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Paint me a picture

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Chapter 1

"Is that coffee?" Tony asked as he ambled into the kitchen. Bleary eyed and with his hair defying gravity - a fashion which was kind of cute. Harry hid a smile by taking a sip from her own cup.

"Yes. Black as your soul and twice as sweet," she answered just as he poured himself a cup.

"My type, then." He grinned, and downed half of it.

It was still early morning, the sun barely up in the skies, and for once the Tower was quiet. Tony wanted to enjoy the moment, but his mind was never one to sit still. And speaking about that…

"Your cat was in my room last night. Again," he said matter-of-factly.

Harry cocked an eyebrow mockingly. "And what do you expect me to do about that? She goes wherever she pleases. Cats do that, you know."

"Hmm." He let the matter drop, the subject not important enough to detract him from the sacred task of worshiping the drink of the goods, a.k.a. coffee.

"Morning," called Steve, stepping bright-eyed into the kitchen and heading to the fridge. Tony eyed him distrustfully, with the glare late-night partiers reserve for those bright morning people that live only to mock them. Tony scowl deepened even further when he saw Captain America poor himself a glass of milk and down the whole thing in three large gulps.

"Heathen," he stage whispered and the pretended to ignore the puzzled looks Steve send his way or the way Harry was smiling fondly.

Just then there was a shuffle and a bang, and the automatic doors opened to let a half-asleep doctor Banner into the kitchen as well. Glasses askew, and clothes wrinkled as if he'd slept on them, Bruce paid the other people in the room no mind as he made a beeline for the freshly brewed coffee. Rather than taking a cup he looked ready to drink the whole pot, just barely restraining himself as a semblance of civility let itself known. He never resembled his alter-ego more than in that moment as he stood indecisive with the half-full pot in one hand, and an empty cup in another, as if he wasn't sure as what to do with them, and Tony was glad he was awake enough to appreciate the show.

And judging by the amused glances and the quiet snickering he could detect from his companions, they were equally entertained.

Finally coming to a difficult decision, Bruce had the first taste of his coffee and only then he realized he had an audience.

"Hello," he called, a bit sheepish while watching their amused faces – he just knew he was the cause of – when his mind registered there was someone new sitting at the kitchen counter.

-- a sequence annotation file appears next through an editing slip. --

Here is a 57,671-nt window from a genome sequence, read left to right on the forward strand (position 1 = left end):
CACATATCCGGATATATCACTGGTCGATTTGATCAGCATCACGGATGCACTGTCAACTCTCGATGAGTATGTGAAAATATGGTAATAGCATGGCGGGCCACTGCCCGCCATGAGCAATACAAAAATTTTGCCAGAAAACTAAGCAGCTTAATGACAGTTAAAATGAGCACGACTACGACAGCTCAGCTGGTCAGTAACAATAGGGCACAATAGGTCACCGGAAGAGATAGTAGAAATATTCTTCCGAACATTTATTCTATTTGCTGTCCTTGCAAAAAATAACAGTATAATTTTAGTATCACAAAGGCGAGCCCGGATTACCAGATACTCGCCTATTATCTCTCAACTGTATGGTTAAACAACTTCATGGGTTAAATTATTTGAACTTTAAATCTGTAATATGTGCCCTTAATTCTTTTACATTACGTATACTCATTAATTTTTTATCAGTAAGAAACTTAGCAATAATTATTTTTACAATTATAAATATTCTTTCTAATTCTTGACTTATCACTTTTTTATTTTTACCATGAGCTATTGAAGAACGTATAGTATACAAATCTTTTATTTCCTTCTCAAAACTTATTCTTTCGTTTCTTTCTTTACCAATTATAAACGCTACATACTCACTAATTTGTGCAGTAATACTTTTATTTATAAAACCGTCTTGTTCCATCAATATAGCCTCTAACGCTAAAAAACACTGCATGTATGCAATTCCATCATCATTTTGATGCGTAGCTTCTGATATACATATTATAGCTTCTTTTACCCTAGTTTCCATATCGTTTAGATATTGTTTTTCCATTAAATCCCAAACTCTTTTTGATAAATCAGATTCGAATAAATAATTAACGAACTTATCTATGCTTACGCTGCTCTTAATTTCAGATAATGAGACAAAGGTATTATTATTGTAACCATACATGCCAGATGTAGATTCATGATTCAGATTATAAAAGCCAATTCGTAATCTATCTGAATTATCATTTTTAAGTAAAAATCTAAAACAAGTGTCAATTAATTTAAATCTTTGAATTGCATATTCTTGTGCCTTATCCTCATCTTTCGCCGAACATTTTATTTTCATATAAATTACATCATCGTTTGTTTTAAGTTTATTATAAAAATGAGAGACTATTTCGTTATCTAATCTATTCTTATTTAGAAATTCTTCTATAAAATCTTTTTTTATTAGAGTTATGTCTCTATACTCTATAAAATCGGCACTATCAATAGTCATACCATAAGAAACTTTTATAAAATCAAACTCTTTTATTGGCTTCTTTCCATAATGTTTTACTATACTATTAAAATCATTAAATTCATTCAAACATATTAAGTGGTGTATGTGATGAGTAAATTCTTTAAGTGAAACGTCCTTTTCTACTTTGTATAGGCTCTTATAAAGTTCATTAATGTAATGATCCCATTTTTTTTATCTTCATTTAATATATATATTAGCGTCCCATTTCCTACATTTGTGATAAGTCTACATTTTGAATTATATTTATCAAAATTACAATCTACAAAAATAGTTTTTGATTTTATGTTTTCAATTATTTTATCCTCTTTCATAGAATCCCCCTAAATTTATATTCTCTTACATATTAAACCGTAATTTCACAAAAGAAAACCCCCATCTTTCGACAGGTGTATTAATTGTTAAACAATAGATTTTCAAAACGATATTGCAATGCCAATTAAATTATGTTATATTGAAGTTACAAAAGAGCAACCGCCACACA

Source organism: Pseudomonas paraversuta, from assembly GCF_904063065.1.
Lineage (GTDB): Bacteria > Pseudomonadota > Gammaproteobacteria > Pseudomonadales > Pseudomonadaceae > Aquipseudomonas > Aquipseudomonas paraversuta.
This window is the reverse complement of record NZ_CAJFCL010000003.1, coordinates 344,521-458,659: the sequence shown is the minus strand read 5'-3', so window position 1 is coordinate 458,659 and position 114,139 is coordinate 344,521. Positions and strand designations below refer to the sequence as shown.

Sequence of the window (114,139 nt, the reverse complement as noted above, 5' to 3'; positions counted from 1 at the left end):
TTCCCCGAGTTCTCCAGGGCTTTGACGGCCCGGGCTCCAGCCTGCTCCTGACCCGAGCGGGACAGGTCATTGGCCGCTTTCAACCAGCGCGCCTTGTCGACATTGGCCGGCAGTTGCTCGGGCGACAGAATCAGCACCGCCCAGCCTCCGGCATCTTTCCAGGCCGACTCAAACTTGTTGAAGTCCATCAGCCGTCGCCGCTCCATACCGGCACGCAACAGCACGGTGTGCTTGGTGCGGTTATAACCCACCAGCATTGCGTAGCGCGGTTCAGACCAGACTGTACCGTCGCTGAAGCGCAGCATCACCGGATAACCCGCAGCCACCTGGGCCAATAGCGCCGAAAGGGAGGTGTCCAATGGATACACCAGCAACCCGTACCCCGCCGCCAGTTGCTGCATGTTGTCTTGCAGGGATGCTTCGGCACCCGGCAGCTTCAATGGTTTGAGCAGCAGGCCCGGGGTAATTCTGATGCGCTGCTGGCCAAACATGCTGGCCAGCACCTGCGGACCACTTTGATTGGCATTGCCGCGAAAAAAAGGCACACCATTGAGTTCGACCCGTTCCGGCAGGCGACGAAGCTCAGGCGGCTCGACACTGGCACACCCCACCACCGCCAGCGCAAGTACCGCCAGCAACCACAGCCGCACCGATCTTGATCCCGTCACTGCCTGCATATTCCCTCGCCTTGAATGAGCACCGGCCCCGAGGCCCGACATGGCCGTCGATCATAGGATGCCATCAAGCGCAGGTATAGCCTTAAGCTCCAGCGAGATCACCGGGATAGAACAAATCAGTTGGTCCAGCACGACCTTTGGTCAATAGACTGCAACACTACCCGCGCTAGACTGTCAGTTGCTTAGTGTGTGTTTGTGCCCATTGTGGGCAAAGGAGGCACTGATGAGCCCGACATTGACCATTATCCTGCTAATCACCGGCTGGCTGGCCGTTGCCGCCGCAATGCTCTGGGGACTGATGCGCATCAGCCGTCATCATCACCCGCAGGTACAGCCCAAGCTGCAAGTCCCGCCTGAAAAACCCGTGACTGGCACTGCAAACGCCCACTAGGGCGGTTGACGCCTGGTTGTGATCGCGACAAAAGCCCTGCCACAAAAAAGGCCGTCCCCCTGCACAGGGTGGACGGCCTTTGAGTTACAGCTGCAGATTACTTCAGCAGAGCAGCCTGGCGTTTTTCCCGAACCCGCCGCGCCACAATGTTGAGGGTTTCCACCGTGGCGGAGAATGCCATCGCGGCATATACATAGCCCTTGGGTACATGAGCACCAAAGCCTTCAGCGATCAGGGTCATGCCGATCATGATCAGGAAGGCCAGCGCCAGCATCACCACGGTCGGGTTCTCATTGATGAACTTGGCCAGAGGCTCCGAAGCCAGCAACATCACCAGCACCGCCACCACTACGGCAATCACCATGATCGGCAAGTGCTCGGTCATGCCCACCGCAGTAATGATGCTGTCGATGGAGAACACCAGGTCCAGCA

"Hello, Doctor Banner," Harry called with a smile, "I'm pleased to finally meet you. Tony talks about you all the time. I'm Harry Potter."

"He does?" grasping the extended hand gingerly, Bruce observed the woman greeting him so normally. Rather petite, with a slender frame, messy black hair and luminous green eyes, she was striking while not being beautiful in the classical way. Still, she had this quality about her that made everyone want to take a second, closer look and Bruce almost felt under her spell, when he finally woke enough to realize something. "Funny, he never mentioned you before."

"Ah, that's because I'm Tony's little secret." She smiled even wider, Cheshire-like.

"And now you make me sound like I'm a pervert." Quipped Tony, from where he stood next to the cabinets.

"You mean to tell me, you're not?" Harry bantered back.

"Now wait just a minute. Who was the one who was ogling my chest before we even met?"

"Oh, so it's my fault you hanged me up directly facing your workbench? Or that you like prancing around half-naked?"

"Well in my defense I was in my private lab. How was I supposed to know you could talk?"

Ignoring the bickering pair, Steve moved closer to Bruce and asked in sotto-voce. "Do you…understand what they are saying?" he was afraid that all this talk was another future related reference that was flying him by.

"Not a clue," Bruce whispered back. "And I'm kind of afraid to ask," he continued and then wisely decided to focus on his drink.

"Oh," responded Steve and when it seemed the two of them was almost ready to fight for real, he cleared his voice.


Confronted with two pair of glaring eyes he put on his best fake smile and asked. "So, how did you two meet?"

Tony glanced at Harry, who shrugged. "Don't look at me to tell the story. I was still asleep for half of it."

"Alright," he conceded. "But let's move in the living room. It's kind of a long one and I want to sit down. And I'm only telling this once, so don't interrupt or ask questions until told to do so."

"Whatever you say, boss!" Harry was the first to jump off the chair and head to the living room, while Bruce and Steve followed more sedately.

For just one moment Tony debated the wisdom of his action - after all how Harry and him met was nobody's business. But with Harry sticking around for a longer time than usual, something he'd been clued into the moment he entered the kitchen and saw her there, serenely sipping coffee as if there was nowhere in the world she would rather be, he'd know the story would have to be told to his teammates someday.